At Research In Motion's recent Wireless Enterprise Symposium (WES 2010), company co-CEO Mike Lazaridis introduced BlackBerry 6, the next version of RIM's operating system, calling it "the biggest step forward for the BlackBerry experience in our history."
Still, aside from the fact that the operating system, expected in Q3 2010, adds new touchscreen functionality (including multi-touch support), Lazaridis didn't provide many details.
"BlackBerry 6 is an all-new user experience guided by a few fundamental design principles," Lazaridis said. "First, it had to feel fresh, yet familiar. It had to be a novel experience, yet still be instantly recognizable to anyone who's fallen in love with BlackBerry. Second, it had to be easy to use, yet incredibly powerful... and finally, it had to be fun and approachable."
IDC research vice president Stephen Drake says Lazaridis' first principle is essential. "The key is to keep the BlackBerry look and feel, yet make it much more elegant and more attractive to the user... They had to make sure it stayed within the boundaries of what people knew and liked about BlackBerry, yet create this newer, fresher UI," he says.
RIM's main challenge, Drake says, lies in continuing to meet business users' needs while making the device more approachable for consumers.
"Certainly, consumers are a huge growth driver for them, but they've got a very strong base of business customers that they obviously want to continue to keep," Drake says. "So it's a mix of creating something that's good looking, that's fresh, that makes it interesting and exciting to use -- yet still has to be functional and valuable to that business user."
Analysys Mason principal analyst Steve Hilton says RIM is well positioned to meet that challenge. "RIM is a pretty nimble company... and honestly, having all those enterprise customers is something to relish," he says. "It's much easier trying to keep them happy coming up with new solutions than trying to be the new kid on the block and winning over all of that business."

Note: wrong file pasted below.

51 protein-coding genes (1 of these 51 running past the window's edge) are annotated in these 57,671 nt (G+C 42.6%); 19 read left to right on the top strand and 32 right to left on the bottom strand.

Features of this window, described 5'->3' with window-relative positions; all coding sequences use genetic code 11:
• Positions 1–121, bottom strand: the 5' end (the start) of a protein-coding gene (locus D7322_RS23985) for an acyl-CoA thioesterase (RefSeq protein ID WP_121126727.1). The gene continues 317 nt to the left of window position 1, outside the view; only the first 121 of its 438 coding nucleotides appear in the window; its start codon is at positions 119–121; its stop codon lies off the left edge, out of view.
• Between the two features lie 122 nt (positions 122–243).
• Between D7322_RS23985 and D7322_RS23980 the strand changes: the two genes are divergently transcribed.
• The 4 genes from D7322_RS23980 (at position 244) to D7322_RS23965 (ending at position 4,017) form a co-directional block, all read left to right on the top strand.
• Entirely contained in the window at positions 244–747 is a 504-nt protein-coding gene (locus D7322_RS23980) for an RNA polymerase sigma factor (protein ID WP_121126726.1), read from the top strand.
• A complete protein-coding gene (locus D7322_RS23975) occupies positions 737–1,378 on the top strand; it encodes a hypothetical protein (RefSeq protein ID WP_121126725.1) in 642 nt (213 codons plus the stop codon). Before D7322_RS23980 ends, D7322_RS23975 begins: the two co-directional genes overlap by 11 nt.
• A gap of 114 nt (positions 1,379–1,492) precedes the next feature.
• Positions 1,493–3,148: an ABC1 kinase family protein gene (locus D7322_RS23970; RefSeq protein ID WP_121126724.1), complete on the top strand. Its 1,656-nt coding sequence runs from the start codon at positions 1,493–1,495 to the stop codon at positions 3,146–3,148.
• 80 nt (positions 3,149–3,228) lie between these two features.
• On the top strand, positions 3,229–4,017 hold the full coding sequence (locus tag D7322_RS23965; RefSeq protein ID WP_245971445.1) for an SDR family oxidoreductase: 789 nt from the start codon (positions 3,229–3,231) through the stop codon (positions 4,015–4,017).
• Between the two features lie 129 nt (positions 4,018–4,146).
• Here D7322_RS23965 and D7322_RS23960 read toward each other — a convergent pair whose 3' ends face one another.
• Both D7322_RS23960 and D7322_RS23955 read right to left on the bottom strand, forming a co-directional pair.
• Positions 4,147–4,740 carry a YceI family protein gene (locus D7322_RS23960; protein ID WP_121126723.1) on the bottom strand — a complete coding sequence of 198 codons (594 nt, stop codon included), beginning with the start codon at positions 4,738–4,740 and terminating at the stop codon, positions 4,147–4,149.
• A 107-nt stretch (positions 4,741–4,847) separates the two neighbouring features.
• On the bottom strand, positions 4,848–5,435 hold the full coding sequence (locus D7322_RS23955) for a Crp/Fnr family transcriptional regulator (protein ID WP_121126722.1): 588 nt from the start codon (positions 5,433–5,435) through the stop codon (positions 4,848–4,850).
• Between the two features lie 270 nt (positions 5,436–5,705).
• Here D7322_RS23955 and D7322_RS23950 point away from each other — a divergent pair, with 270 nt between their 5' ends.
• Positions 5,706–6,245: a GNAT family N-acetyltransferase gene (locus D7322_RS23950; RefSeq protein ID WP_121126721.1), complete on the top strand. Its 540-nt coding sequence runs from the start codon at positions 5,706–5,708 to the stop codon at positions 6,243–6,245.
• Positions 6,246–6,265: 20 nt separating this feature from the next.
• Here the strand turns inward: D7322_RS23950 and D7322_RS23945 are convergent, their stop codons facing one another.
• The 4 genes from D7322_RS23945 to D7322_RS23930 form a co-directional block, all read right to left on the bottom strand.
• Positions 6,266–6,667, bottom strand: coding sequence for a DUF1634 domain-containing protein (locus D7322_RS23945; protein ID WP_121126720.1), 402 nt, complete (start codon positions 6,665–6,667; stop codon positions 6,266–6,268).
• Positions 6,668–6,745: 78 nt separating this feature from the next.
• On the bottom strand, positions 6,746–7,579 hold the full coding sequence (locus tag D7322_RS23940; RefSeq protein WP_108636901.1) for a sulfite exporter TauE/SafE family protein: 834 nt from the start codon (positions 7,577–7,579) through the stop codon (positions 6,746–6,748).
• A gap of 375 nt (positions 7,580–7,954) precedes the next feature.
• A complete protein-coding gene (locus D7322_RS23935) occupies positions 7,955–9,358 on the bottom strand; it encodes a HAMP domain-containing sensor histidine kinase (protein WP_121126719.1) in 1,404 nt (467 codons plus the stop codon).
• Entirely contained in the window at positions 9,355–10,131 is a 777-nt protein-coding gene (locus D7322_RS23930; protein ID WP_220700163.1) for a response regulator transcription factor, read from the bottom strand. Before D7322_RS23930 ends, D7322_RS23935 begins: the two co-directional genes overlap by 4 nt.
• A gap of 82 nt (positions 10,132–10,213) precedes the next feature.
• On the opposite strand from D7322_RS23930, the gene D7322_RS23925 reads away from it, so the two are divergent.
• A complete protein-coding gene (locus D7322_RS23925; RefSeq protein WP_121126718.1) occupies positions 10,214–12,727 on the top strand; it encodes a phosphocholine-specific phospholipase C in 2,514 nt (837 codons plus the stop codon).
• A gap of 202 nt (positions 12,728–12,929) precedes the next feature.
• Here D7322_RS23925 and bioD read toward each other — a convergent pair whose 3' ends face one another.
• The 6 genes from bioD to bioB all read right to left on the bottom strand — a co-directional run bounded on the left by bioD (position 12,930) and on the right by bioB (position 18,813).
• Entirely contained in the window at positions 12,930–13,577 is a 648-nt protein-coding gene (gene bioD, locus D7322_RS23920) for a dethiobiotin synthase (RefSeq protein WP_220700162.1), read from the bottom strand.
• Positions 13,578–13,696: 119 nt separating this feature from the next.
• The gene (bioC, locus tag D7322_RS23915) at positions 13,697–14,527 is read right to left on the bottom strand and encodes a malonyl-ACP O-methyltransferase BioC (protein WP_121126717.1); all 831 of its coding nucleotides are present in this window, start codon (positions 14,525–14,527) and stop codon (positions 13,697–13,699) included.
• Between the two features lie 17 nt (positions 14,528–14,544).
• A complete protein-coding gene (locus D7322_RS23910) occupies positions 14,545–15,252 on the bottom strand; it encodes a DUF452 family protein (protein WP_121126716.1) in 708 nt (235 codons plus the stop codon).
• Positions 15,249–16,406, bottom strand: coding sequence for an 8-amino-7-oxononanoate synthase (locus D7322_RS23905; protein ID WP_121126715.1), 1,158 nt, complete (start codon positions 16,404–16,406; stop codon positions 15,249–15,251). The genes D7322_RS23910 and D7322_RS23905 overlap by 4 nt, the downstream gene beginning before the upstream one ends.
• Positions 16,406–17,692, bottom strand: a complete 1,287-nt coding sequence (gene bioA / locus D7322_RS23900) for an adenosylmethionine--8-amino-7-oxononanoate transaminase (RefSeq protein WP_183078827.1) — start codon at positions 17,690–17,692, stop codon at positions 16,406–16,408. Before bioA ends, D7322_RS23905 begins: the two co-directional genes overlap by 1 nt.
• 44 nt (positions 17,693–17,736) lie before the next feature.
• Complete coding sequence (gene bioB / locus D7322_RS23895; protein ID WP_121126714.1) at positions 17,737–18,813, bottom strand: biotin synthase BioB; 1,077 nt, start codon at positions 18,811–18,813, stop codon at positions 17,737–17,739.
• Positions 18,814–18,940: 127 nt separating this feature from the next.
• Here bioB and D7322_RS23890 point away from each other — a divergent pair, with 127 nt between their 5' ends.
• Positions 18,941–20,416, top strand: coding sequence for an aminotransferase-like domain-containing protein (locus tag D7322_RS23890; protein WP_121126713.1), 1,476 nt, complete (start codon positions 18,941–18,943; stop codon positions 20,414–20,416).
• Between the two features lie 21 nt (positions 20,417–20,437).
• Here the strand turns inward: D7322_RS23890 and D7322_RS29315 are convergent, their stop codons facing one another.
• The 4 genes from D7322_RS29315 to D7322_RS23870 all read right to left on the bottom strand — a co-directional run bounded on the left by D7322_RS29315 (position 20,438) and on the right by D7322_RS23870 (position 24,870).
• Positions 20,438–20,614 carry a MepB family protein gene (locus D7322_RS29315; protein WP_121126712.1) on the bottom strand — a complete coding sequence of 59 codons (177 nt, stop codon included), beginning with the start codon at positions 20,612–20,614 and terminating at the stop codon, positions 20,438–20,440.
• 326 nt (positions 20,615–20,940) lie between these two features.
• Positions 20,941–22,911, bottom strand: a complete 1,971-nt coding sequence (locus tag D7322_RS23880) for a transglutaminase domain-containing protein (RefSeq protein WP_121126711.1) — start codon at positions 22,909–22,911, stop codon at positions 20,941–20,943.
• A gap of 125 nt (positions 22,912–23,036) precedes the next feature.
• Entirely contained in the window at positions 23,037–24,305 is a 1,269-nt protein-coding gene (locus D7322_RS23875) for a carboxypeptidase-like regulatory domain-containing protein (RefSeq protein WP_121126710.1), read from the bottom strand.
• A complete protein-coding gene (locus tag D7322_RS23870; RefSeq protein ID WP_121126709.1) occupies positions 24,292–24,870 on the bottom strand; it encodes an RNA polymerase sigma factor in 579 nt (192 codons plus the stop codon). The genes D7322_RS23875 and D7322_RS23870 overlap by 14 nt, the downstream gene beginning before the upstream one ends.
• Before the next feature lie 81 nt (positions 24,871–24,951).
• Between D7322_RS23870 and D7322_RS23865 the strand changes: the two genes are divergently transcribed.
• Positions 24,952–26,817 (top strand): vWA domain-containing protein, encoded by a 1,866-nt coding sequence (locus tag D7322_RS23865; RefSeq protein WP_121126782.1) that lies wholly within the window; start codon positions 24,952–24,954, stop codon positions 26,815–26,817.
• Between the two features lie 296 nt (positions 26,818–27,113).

At the same time, Chris Hazelton, research director at The 451 Group, says there's no question that RIM does have its sights set on Apple. "They are going after iPhone... so OS 6 will deliver on some of the pain points that the current OS has," he says.
One of those pain points, Hazelton says, is the touchscreen experience on the BlackBerry Storm and Storm2. "It's a guess, but I think SurePress will go to just a full software solution, not hardware -- and then that way you have a device that is very touch-sensitive and an OS that's very touch-based in terms of navigation," he says.
While a good touchscreen experience can be attractive for many reasons, Hazelton says there's one key use case that stands out for enterprise users: Excel spreadsheets. "With touch, you point to exactly what you want with your finger, and so you're able to quickly move from one section of the screen to the other -- without going down 10 rows and over three with a trackball or trackpad," he says.
Still, as ABI Research senior analyst Michael Morgan points out, one of RIM's greatest strengths has long been the usability of its physical keyboards. "Most of their devices use a QWERTY keyboard, and they don't necessarily want to change that... so I expect to see some design elements that are going to support both touchscreen and QWERTY devices," he says.
Ultimately, Morgan says, it's important to note that RIM is really the last major handset manufacturer to make these kinds of updates. "At this point, every other handset maker has gone on to the next phase -- large touchscreen communication-focused UIs, powerful chipsets -- everyone's already done that," he says.
"RIM is the one company I've seen that has yet to take it to the next level," Morgan says. "And they're going to have to do that with OS 6."